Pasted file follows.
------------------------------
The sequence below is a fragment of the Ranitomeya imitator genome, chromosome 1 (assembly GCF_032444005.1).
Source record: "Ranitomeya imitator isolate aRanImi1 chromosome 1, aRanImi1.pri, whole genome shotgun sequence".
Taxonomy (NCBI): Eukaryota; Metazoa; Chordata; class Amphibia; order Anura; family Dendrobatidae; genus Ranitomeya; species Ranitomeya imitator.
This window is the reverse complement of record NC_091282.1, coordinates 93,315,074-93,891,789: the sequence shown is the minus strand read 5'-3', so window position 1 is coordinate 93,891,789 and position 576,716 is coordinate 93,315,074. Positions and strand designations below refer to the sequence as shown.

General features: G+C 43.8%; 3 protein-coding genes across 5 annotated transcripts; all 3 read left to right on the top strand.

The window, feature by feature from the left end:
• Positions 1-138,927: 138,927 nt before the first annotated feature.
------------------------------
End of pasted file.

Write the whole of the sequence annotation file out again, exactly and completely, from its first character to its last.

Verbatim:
The sequence below is a fragment of the Ranitomeya imitator genome, chromosome 1 (assembly GCF_032444005.1).
Source record: "Ranitomeya imitator isolate aRanImi1 chromosome 1, aRanImi1.pri, whole genome shotgun sequence".
Taxonomy (NCBI): Eukaryota; Metazoa; Chordata; class Amphibia; order Anura; family Dendrobatidae; genus Ranitomeya; species Ranitomeya imitator.
This window is the reverse complement of record NC_091282.1, coordinates 93,315,074-93,891,789: the sequence shown is the minus strand read 5'-3', so window position 1 is coordinate 93,891,789 and position 576,716 is coordinate 93,315,074. Positions and strand designations below refer to the sequence as shown.

General features: G+C 43.8%; 3 protein-coding genes across 5 annotated transcripts; all 3 read left to right on the top strand.

The window, feature by feature from the left end:
• Positions 1-138,927: 138,927 nt before the first annotated feature.